• Although Busan is a big city, it feels more laid back than Seoul
  • There are three major beaches in the city: Haeundae, Gwangalli and Songdo.
  • Busan hosts many popular festivals, such as the Haeundae Sand Festival, the Busan Sea Festival, and the Busan International Film Festival (BIFF).
  • The quickest and easiest way to Busan from Seoul is by KTX train, which takes less than three hours.

We recently spent some time in Busan, and here are some of our best experiences.

Strolling along Haeundae Beach

Haeundae’s 1.5 km strip of golden sand is the most famous beach in South Korea. There are numerous hotels, guest houses and restaurants right across the street, and if you visit there’s a good chance you’ll be staying in this area.

Chuseok is an important family holiday, so many vacationers were families, and the beach quieter than usual.

During high season Haeundae’s sandy beach is covered with umbrellas, and has even achieved a Guiness World record in that category. We visited in the shoulder season near the end of September, during Chuseok (Korean Thanksgiving), when it was much quieter. The weather was beautiful, and still warm enough to walk along the water’s edge. The beach is clean and safe to visit both day and in the evening.

▶ Getting there: Subway Line 2 to Haeundae Station (Exit 5), then it’s about 500 metres to the beach.

Sea Life Busan Aquarium

Right on Haeundae beach is the Sea Life Busan Aquarium, which is much bigger than it looks and spread over 3 underground levels. It is home to more than 35,000 species of fish, algae, reptiles, and amphibians. The aquarium is known for its conservation work including the rescue and release of sea turtles. More information and discounts are available on their website.

Fireworks, Chicken and Beer

The magical night view of Haeundae Beach from our Airbnb apartment.

One of our favourite Busan experiences was our evening of fireworks and a picnic on Haeundae Beach. We purchased a pack of fireworks for a few dollars from a convenience store along with some beer, and some fried chicken from one of the many take-out places (try the spicy sauce). (Chicken and beer is a very popular Korean combo made even more so by the drama, “My Love from the Star” as it was the favorite food of the drama’s heroine.) (Yes, I’m a Korean drama fan)

We headed to the beach and ate our picnic watching others setting off fireworks towards the sea, then set off our own.  

Lunch at Haeundae market

A fun place for lunch just across the street from the beach is the Haeundae Market. Along with the fresh vegetables, seafood and kimchi are inexpensive restaurants and stalls selling street food. We had some excellent dumplings in a small restaurant.

Walk around Dongbaek Park

walkway around Dongbaek Park

The walkway around Dongbaek Park.

Dongbaek is a lovely park next to Haeundae beach on a rocky island forested with evergreens and camellia trees (dongbaek in Korean). Although it is still called an island, Dongbaek is connected to the mainland as the waterway was silted in many years ago. There is a walkway that circles the whole park with beautiful views up and down the coast. At the top of the island is a statue and a monument of Choe Chi-Won, a ninth century scholar and poet, who carved “Hae un dae” in the rock, thus naming the area (which means sea and clouds).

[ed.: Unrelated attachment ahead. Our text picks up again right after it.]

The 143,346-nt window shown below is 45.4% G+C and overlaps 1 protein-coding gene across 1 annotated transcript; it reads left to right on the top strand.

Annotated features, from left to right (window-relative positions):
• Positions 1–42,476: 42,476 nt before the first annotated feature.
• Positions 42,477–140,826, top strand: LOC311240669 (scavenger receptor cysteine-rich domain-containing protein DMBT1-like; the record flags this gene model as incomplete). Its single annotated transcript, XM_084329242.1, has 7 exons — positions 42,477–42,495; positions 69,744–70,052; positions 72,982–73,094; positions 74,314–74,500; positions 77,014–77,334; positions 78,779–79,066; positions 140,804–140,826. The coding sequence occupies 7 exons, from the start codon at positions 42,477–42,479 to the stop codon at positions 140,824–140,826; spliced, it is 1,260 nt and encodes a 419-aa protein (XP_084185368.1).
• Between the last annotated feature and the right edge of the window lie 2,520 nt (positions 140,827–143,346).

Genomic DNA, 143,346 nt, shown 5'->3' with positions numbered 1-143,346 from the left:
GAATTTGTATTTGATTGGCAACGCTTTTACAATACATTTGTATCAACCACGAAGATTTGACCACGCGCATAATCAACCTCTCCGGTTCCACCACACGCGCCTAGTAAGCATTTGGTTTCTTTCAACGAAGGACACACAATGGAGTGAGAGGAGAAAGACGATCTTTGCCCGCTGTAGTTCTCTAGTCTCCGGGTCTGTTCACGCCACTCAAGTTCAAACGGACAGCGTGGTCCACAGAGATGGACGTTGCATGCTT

The view from APEC House to the Gwangandaegyo Bridge

The view from APEC House looking towards the Gwangandaegyo Bridge

The park is very popular in the morning with people out walking or using the exercise machines along the pathway. At the tip of the park is APEC House, a modern building which was used for the APEC Summit Meeting in 2005. It’s open to the public 9:00-18:00 and worth a quick look, but the main attractions are the awesome views and the park itself. 

▶ Getting there: Subway Line 2 to Dongbaek Station (Exit 1) walk 800m towards the Busan Westin Chosun Hotel, which is at the start of the park.

Haedong Yonggunsa Seaside Temple

Haedong Yonggunsa Seaside Temple

Haedong Yonggunsa Seaside Temple

Haedong Yonggunsa is a beautiful temple first built in 1376 in a unique coastal setting. It’s a top tourist attraction in Busan, so there are lots of people, and lots of booths selling snacks and souveniers.

Haedong Yonggunsa Seaside Temple

Haedong Yonggunsa Seaside Temple

The beautiful temple and spectacular setting are worth the visit in spite of the crowds. Go early if you can and grab a piping hot Hoddeok (pancake) from a food stall to munch on as you take it all in (try not to burn your mouth on the delicious melted brown sugar filling). The temple area can all be seen in an hour or so.

▶ Getting there: Subway Line 2 to Haeundae Station (Exit 7). Then take bus 181 and get off at Yonggungsa Temple. Or take a taxi about 15 minutes from Haeundae.

▶ Open Daily 04:00 – 19:00.

piping hot Hoddeok (pancake)

A delicious piping hot Hoddeok (pancake)

A Sunset Stroll at Gwangalli Beach

paper lanterns that rose over the sea into the night sky

Along with the Gwangan bridge lights several people also lit paper lanterns that rose over the sea into the night sky.

Gwangalli beach is famous for it’s fine sand, clean water and romantic night atmosphere. The focal point is the Gwangandaegyo Bridge (also called the Gwangan Bridge or Diamond Bridge), which stretches over 7.4 km and is the largest ocean bridge in South Korea. The bridge sparkles at night with 100,000 lights that change colors making it especially beautiful.

▶ Getting there: Subway Line 2 to Gwangan Station (Exit 3 or 5). It’s about a 5-minute walk to the beach.

A Must Try: Busan’s Fresh Seafood

Gwangalli seafood BBQ